Brown recluse spiders are another globetrotting spider species native to North America. Most commonly found in the Southeast and Midwest, their bites are rarely fatal. And only about 10 percent of recluse bites become skins lesions because the venom destroys the capillaries that supply blood and oxygen to skin cells. Without blood, the skin dies.

Beginning in the 1990s, physicians started blaming brown recluse spiders more often when patients turned up with mysterious festering sores. The misdiagnoses emerged at the same time as community-associated Methicillin-resistant Staphylococcus aureus (MRSA), a strain of staph bacteria that is resistant to antibiotics. (Cancer and several other diseases can also cause skin problems that resemble spider bites.) Many of these cases were in states where brown recluse spiders are rarely found.

Vetter first showed that medical diagnoses of brown recluse bites greatly outnumbered the actual number of spiders in a 2003 study published in the journal Toxicon. In the decade since, the medical mistakes have dropped, Vetter told Live Science. This shift is partly due to growing awareness of MRSA among physicians, he said.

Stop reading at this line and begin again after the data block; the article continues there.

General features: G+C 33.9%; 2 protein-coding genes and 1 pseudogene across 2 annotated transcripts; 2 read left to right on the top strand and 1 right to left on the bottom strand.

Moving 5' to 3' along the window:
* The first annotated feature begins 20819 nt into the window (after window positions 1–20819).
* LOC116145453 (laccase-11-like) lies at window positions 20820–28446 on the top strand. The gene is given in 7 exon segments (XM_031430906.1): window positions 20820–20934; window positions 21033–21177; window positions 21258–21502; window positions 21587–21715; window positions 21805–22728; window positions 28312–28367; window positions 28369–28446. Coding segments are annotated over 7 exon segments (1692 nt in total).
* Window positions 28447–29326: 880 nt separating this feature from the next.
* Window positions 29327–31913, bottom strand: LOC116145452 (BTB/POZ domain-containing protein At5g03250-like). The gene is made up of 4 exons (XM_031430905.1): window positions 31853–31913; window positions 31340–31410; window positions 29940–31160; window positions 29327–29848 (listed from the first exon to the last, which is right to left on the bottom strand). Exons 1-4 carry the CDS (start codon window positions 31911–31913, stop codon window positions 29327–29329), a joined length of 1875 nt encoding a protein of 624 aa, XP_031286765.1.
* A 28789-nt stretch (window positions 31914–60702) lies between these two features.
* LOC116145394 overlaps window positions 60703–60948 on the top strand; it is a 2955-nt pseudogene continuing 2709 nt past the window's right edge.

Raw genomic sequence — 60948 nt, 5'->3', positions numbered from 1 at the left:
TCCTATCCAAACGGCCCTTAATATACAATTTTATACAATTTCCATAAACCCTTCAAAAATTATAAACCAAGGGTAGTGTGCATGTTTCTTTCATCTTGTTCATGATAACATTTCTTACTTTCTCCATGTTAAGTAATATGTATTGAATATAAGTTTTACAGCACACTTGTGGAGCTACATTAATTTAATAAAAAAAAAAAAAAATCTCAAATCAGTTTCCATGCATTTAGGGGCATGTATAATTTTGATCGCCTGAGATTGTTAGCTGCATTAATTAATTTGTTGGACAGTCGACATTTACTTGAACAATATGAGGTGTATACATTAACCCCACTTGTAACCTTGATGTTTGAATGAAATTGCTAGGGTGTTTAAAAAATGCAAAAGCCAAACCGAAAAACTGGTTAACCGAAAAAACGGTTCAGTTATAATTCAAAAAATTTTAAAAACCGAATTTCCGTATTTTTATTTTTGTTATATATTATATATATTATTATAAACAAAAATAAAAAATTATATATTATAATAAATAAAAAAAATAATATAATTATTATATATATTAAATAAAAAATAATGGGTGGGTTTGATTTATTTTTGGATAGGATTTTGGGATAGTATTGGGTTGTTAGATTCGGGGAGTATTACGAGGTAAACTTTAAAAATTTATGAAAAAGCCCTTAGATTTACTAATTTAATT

"I used to get 30 to 50 emails a year about brown recluse bites," Vetter said. "It's dropped down to 1 or 2 a year."

However, people can die from encounters with a brown recluse because there is no antivenin available in the United States. In less than 10 percent of cases, the venom triggers a devastating and massive breakdown of red blood cells. This systemic reaction is more common in children, and seems to vary by Loxosceles spider species, a 2011 Lancet study reported.

An antivenin is available in Brazil for a recluse spider species, but its production causes the early death of thousands of horses and spiders. Research groups are trying to develop a synthetic alternative.

Follow Becky Oskin @beckyoskin. Follow LiveScience @livescience, Facebook & Google+. Originally published on Live Science.

Becky Oskin
Contributing Writer
Becky Oskin covers Earth science, climate change and space, as well as general science topics. Becky was a science reporter at Live Science and The Pasadena Star-News; she has freelanced for New Scientist and the American Institute of Physics. She earned a master's degree in geology from Caltech, a bachelor's degree from Washington State University, and a graduate certificate in science writing from the University of California, Santa Cruz.